Freedom and Its Betrayal: Six Enemies of Human Liberty
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These celebrated lectures constitute one of Isaiah Berlin's most concise, accessible, and convincing presentations of his views on human freedom--views that later found expression in such famous works as "Two Concepts of Liberty" and were at the heart of his lifelong work on the Enlightenment and its critics. When they were broadcast on BBC radio in 1952, the lectures created a sensation and confirmed Berlin's reputation as an intellectual who could speak to the public in an appealing and compelling way. A recording of only one of the lectures has survived, but Henry Hardy has recreated them all here from BBC transcripts and Berlin's annotated drafts. Hardy has also added, as an appendix to this new edition, a revealing text of "Two Concepts" based on Berlin's earliest surviving drafts, which throws light on some of the issues raised by the essay. And, in a new foreword, historian Enrique Krauze traces the origin of Berlin's idea of negative freedom to his rejection of the notion that the creation of the State of Israel left Jews with only two choices: to emigrate to Israel or to renounce Jewish identity.
tells us how he sat down at the roadside and wept and was beside himself, and how this was the central event of his entire life. The tone in which he communicates the answers to the ancient puzzles, both in the Social Contract and in other works, is exactly that of a man possessed by a single idea, of a maniac who suddenly sees a cosmic solution vouchsafed to him alone, somebody who for the first time in history has suddenly found the answer to a riddle which had for centuries tormented the whole
reasons, in order to punish him for the evil that he does. I do it because that is what his own inner, better, more real self would have done if only he had allowed it to speak. I set myself up as the authority not merely over my actions, but over his. This is what is meant by Rousseau’s famous phrase about the right of society to force men to be free. To force a man to be free is to force him to behave in a rational 50 • Freedom and Its Betrayal manner. A man is free who gets what he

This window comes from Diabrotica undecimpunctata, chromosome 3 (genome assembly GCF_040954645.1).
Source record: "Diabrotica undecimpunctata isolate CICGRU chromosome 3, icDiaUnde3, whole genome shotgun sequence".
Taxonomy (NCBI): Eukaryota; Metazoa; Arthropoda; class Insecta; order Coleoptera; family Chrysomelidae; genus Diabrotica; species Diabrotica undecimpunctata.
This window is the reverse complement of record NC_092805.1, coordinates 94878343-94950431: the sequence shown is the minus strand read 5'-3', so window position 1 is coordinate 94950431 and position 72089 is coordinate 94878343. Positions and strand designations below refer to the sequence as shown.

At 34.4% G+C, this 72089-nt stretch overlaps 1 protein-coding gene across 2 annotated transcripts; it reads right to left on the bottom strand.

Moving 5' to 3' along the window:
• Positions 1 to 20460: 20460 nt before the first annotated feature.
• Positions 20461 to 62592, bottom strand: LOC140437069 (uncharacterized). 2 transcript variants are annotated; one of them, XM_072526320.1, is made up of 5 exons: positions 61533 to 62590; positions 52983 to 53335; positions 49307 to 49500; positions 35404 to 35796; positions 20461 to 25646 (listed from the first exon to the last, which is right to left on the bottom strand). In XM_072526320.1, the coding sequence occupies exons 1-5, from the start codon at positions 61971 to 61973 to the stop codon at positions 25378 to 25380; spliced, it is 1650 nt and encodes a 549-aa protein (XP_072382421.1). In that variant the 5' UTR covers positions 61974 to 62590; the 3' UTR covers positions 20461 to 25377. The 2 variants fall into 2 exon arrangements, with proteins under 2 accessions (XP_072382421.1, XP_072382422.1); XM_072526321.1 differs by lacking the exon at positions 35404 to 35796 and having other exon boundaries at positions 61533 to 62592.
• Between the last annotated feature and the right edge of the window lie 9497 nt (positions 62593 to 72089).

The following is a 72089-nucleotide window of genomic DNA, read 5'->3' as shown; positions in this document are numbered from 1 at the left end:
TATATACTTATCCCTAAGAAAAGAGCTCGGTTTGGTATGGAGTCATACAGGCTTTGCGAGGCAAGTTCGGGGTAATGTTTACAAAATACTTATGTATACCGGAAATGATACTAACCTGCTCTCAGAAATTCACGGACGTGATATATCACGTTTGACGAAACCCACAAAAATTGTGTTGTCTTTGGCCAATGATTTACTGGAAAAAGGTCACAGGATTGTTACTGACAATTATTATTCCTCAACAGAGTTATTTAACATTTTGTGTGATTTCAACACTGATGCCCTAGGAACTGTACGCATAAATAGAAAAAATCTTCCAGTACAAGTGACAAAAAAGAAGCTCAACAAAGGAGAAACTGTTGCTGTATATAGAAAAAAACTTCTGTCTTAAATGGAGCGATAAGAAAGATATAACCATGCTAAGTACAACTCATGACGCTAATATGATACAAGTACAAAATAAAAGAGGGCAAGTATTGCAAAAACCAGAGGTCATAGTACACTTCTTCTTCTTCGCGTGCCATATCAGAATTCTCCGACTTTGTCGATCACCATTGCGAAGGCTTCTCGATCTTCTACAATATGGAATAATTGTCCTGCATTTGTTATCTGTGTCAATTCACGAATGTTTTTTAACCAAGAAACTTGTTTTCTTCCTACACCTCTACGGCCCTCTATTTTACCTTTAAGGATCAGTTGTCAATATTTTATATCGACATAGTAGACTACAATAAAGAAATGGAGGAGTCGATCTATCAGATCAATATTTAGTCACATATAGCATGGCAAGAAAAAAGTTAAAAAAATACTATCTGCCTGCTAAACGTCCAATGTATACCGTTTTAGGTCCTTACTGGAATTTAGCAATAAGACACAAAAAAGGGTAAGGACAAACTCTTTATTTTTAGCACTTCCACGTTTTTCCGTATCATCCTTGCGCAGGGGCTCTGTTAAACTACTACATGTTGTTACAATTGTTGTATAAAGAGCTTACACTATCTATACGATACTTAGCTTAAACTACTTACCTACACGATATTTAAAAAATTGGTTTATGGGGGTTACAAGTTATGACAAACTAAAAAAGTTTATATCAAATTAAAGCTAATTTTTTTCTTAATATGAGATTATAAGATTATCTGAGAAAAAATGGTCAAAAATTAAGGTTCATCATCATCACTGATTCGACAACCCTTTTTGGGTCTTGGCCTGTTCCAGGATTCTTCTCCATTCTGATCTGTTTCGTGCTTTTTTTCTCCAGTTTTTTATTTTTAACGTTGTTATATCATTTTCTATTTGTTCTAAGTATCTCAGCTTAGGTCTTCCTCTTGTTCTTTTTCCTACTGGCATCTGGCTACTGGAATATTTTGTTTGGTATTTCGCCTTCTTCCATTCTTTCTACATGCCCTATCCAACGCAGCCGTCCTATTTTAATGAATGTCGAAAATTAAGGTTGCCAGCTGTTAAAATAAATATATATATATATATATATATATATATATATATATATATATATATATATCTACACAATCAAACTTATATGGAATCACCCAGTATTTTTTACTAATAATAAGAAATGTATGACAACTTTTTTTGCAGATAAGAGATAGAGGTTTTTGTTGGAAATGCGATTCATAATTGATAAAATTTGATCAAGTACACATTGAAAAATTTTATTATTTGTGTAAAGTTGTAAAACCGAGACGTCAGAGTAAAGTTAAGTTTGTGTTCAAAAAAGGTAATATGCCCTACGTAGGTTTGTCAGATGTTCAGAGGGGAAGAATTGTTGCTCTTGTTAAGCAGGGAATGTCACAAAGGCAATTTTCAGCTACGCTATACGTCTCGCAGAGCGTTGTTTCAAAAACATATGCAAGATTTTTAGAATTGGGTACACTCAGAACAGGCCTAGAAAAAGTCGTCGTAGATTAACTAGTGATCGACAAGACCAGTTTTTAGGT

further question, ‘How in fact does the spirit work? What is the mechanism, what is the pattern?’ Hegel thought he had found the answer to that. He said that it worked according to what he called the dialectic. The dialectic for him really makes sense only in terms of thought or artistic creation; and he applies it to the universe because he thinks that in the universe is a kind of act of thought, or a kind of act of self-creation; self-creation, for there exists nothing else.1 In what way does
sense in which, say, the Darwinian or Newtonian systems are rational, because one could conceive of evidence against them; they can be tested, but the dialectic cannot; it is a kind of framework of things in general. In this metaphysical vision, what happens to human freedom? Hegel is very triumphant on this point. What is freedom but doing what I wish to do, getting what I want to get, obtaining from life what I am seeking for? I can get this only if I do not run against the laws which govern
other to extract out of the ruling class something which you are too weak to force them to deliver by sheer violence on your own part. So lawyers are people who are engaged in inventing good and bad reasons for circumventing the old, worn-out machinery of government, the old obsolete tradition which is stifling vast sections of the population; and metaphysicians are people, particularly in the eighteenth century, who perform the very necessary task of undermining the old religions. Christianity,